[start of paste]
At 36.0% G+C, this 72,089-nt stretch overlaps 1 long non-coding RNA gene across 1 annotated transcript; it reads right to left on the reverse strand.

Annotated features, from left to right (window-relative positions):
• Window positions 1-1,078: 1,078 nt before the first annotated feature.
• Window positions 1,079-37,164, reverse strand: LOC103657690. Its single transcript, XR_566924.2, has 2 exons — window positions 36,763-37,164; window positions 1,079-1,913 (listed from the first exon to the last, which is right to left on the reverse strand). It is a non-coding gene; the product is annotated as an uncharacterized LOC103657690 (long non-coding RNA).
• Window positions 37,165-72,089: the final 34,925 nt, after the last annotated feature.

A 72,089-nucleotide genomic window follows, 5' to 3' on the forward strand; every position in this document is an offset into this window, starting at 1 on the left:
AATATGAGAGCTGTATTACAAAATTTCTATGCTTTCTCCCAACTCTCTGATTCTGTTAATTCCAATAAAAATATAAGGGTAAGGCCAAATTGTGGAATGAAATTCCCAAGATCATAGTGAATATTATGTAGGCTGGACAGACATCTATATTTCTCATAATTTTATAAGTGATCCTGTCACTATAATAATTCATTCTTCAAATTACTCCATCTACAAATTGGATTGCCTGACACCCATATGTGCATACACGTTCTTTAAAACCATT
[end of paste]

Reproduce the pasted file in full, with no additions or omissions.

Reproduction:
At 36.0% G+C, this 72,089-nt stretch overlaps 1 long non-coding RNA gene across 1 annotated transcript; it reads right to left on the reverse strand.

Annotated features, from left to right (window-relative positions):
• Window positions 1-1,078: 1,078 nt before the first annotated feature.
• Window positions 1,079-37,164, reverse strand: LOC103657690. Its single transcript, XR_566924.2, has 2 exons — window positions 36,763-37,164; window positions 1,079-1,913 (listed from the first exon to the last, which is right to left on the reverse strand). It is a non-coding gene; the product is annotated as an uncharacterized LOC103657690 (long non-coding RNA).
• Window positions 37,165-72,089: the final 34,925 nt, after the last annotated feature.

A 72,089-nucleotide genomic window follows, 5' to 3' on the forward strand; every position in this document is an offset into this window, starting at 1 on the left:
AATATGAGAGCTGTATTACAAAATTTCTATGCTTTCTCCCAACTCTCTGATTCTGTTAATTCCAATAAAAATATAAGGGTAAGGCCAAATTGTGGAATGAAATTCCCAAGATCATAGTGAATATTATGTAGGCTGGACAGACATCTATATTTCTCATAATTTTATAAGTGATCCTGTCACTATAATAATTCATTCTTCAAATTACTCCATCTACAAATTGGATTGCCTGACACCCATATGTGCATACACGTTCTTTAAAACCATT